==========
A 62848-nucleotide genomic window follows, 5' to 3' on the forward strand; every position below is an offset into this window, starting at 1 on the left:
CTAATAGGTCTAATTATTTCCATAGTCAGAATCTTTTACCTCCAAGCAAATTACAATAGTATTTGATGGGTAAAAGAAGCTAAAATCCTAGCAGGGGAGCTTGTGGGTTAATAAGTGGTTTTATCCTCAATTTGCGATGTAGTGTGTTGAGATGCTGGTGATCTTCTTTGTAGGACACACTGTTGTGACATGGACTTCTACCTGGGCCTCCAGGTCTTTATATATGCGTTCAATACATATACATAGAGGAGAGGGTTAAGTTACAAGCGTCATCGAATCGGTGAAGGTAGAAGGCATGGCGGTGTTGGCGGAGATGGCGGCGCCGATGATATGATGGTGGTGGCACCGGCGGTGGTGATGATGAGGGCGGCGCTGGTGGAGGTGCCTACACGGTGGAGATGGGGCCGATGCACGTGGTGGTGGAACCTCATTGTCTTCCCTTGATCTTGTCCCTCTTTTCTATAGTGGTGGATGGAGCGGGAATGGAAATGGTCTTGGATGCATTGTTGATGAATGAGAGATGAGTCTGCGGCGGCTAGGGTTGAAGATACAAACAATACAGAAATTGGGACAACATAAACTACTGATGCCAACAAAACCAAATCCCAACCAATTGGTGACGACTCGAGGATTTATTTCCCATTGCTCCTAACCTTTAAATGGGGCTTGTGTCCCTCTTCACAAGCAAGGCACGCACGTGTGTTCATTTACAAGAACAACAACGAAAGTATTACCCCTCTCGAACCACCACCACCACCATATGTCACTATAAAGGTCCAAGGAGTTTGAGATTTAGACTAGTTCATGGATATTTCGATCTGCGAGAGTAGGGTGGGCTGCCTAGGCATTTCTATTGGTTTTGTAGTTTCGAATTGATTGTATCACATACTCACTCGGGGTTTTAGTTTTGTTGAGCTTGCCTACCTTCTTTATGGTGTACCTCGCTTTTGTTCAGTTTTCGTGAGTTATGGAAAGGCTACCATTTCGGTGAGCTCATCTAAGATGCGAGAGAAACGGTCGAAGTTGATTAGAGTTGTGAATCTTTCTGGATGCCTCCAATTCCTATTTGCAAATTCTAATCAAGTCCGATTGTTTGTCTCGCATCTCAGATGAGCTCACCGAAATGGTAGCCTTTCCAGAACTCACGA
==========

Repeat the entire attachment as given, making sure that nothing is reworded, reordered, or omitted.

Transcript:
A 62848-nucleotide genomic window follows, 5' to 3' on the forward strand; every position below is an offset into this window, starting at 1 on the left:
CTAATAGGTCTAATTATTTCCATAGTCAGAATCTTTTACCTCCAAGCAAATTACAATAGTATTTGATGGGTAAAAGAAGCTAAAATCCTAGCAGGGGAGCTTGTGGGTTAATAAGTGGTTTTATCCTCAATTTGCGATGTAGTGTGTTGAGATGCTGGTGATCTTCTTTGTAGGACACACTGTTGTGACATGGACTTCTACCTGGGCCTCCAGGTCTTTATATATGCGTTCAATACATATACATAGAGGAGAGGGTTAAGTTACAAGCGTCATCGAATCGGTGAAGGTAGAAGGCATGGCGGTGTTGGCGGAGATGGCGGCGCCGATGATATGATGGTGGTGGCACCGGCGGTGGTGATGATGAGGGCGGCGCTGGTGGAGGTGCCTACACGGTGGAGATGGGGCCGATGCACGTGGTGGTGGAACCTCATTGTCTTCCCTTGATCTTGTCCCTCTTTTCTATAGTGGTGGATGGAGCGGGAATGGAAATGGTCTTGGATGCATTGTTGATGAATGAGAGATGAGTCTGCGGCGGCTAGGGTTGAAGATACAAACAATACAGAAATTGGGACAACATAAACTACTGATGCCAACAAAACCAAATCCCAACCAATTGGTGACGACTCGAGGATTTATTTCCCATTGCTCCTAACCTTTAAATGGGGCTTGTGTCCCTCTTCACAAGCAAGGCACGCACGTGTGTTCATTTACAAGAACAACAACGAAAGTATTACCCCTCTCGAACCACCACCACCACCATATGTCACTATAAAGGTCCAAGGAGTTTGAGATTTAGACTAGTTCATGGATATTTCGATCTGCGAGAGTAGGGTGGGCTGCCTAGGCATTTCTATTGGTTTTGTAGTTTCGAATTGATTGTATCACATACTCACTCGGGGTTTTAGTTTTGTTGAGCTTGCCTACCTTCTTTATGGTGTACCTCGCTTTTGTTCAGTTTTCGTGAGTTATGGAAAGGCTACCATTTCGGTGAGCTCATCTAAGATGCGAGAGAAACGGTCGAAGTTGATTAGAGTTGTGAATCTTTCTGGATGCCTCCAATTCCTATTTGCAAATTCTAATCAAGTCCGATTGTTTGTCTCGCATCTCAGATGAGCTCACCGAAATGGTAGCCTTTCCAGAACTCACGA